10:41 As screen resolution improved, designers continued to recreate physicality.
10:42 Kruzeniski is talking about Apple and Microsoft’s operating system circa 2000 until the present. Designers are creating icons for things that aren’t tangable. Designers have to make them physical in some way…relatable.
10:43 Our physical metaphors aren’t making so much sense any more as designers push limits of design. He’s got an image of a 3-D desktop-like interface. The recreating of physical-ness is starting to get a little odd.
10:45 Hyperrealism is the dominant aesthetic. Ergonomics, usability, cognition are primary concerns.
10:46 The web presents a different type of UI. Interfaces were stripped down. It became all about the information sent and received.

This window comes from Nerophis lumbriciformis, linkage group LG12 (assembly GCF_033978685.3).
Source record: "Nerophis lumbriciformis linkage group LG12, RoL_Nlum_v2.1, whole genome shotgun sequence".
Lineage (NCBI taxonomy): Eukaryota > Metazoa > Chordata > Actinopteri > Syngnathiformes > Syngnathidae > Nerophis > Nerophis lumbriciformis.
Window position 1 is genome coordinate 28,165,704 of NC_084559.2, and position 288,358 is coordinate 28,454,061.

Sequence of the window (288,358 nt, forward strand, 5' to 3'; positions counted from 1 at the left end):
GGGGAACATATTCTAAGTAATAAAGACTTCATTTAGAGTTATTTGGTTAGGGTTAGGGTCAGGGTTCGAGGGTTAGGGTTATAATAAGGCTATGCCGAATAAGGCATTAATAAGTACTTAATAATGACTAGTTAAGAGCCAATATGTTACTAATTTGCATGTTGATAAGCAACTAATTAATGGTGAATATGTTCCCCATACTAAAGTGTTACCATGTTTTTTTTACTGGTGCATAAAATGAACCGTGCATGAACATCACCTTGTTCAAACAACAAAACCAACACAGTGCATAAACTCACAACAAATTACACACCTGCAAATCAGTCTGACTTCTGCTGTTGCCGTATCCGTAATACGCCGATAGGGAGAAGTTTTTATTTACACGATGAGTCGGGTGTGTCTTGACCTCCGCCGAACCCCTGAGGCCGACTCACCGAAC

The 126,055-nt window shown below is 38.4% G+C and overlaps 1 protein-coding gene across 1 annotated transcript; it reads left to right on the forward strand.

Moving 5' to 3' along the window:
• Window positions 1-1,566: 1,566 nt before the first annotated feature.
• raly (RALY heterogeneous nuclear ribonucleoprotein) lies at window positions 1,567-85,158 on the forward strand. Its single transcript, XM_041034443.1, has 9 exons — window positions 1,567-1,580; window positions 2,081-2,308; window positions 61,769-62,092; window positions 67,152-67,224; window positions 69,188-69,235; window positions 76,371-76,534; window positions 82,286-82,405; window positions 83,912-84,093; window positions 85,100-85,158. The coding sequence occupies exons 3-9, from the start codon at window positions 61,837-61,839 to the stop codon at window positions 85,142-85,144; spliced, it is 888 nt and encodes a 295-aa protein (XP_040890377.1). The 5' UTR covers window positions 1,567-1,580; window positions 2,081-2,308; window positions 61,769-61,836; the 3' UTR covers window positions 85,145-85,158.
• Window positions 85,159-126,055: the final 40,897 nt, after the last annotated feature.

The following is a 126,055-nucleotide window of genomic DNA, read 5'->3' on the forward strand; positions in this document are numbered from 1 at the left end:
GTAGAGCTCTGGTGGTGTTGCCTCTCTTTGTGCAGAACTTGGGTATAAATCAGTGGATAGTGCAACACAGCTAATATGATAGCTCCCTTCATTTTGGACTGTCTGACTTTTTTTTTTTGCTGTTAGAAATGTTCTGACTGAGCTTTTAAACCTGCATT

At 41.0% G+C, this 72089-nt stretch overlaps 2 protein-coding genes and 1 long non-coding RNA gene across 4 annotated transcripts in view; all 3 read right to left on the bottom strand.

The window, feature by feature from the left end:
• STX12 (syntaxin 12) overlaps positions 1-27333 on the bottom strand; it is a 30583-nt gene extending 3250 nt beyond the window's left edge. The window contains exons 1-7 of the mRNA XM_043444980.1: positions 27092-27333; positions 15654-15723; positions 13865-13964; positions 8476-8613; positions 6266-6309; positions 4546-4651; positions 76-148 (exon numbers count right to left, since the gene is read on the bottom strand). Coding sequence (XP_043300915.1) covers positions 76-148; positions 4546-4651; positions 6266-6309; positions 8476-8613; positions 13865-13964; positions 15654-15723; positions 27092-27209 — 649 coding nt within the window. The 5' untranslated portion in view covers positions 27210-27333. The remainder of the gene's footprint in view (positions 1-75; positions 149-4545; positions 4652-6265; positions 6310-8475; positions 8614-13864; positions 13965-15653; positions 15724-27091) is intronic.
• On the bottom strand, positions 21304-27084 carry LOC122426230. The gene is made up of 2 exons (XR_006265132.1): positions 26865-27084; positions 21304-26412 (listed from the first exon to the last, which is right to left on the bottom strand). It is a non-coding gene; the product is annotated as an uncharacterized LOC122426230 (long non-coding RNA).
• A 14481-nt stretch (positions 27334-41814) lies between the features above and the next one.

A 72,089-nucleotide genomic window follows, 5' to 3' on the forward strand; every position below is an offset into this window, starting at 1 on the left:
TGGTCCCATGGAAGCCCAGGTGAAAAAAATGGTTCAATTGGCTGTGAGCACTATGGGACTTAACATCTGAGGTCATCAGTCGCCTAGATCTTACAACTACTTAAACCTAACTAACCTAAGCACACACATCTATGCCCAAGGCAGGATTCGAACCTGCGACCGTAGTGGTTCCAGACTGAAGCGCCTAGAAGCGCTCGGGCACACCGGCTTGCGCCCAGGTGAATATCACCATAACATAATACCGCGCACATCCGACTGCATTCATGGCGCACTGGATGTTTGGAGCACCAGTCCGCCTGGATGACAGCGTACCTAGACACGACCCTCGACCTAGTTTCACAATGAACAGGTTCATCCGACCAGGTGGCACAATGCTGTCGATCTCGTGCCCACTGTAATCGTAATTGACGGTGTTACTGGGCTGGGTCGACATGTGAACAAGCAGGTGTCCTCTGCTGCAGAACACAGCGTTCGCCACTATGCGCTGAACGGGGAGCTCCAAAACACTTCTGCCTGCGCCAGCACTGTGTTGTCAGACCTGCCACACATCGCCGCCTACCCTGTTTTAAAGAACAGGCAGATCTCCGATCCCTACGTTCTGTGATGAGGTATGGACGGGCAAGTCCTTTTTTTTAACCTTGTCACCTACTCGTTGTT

10:48 some web interfaces are out of control and have more information than they should. He’s got a screenshot of Amazon up…haha.
10:48 Information as UI…i love this idea.
10:50 We’ve gotten to such glossy textures in elements like icon design. It’s kitschy. (I’m thinking of my iPhone interface design from last semester…haha).
10:51 Information and artifact UI are converging. Resolution is increasing. We can accurately render typography. We can approach and design elements more elegantly.
10:52 Now that we’re giving up books, why don’t we start thinking about them differently? Especially as designers. These items need a new form of expression. Information is changing this. We want to express and render information more so than the kitsch of the design.
10:54 He just mentioned Massimo Vignelli. I like this guy.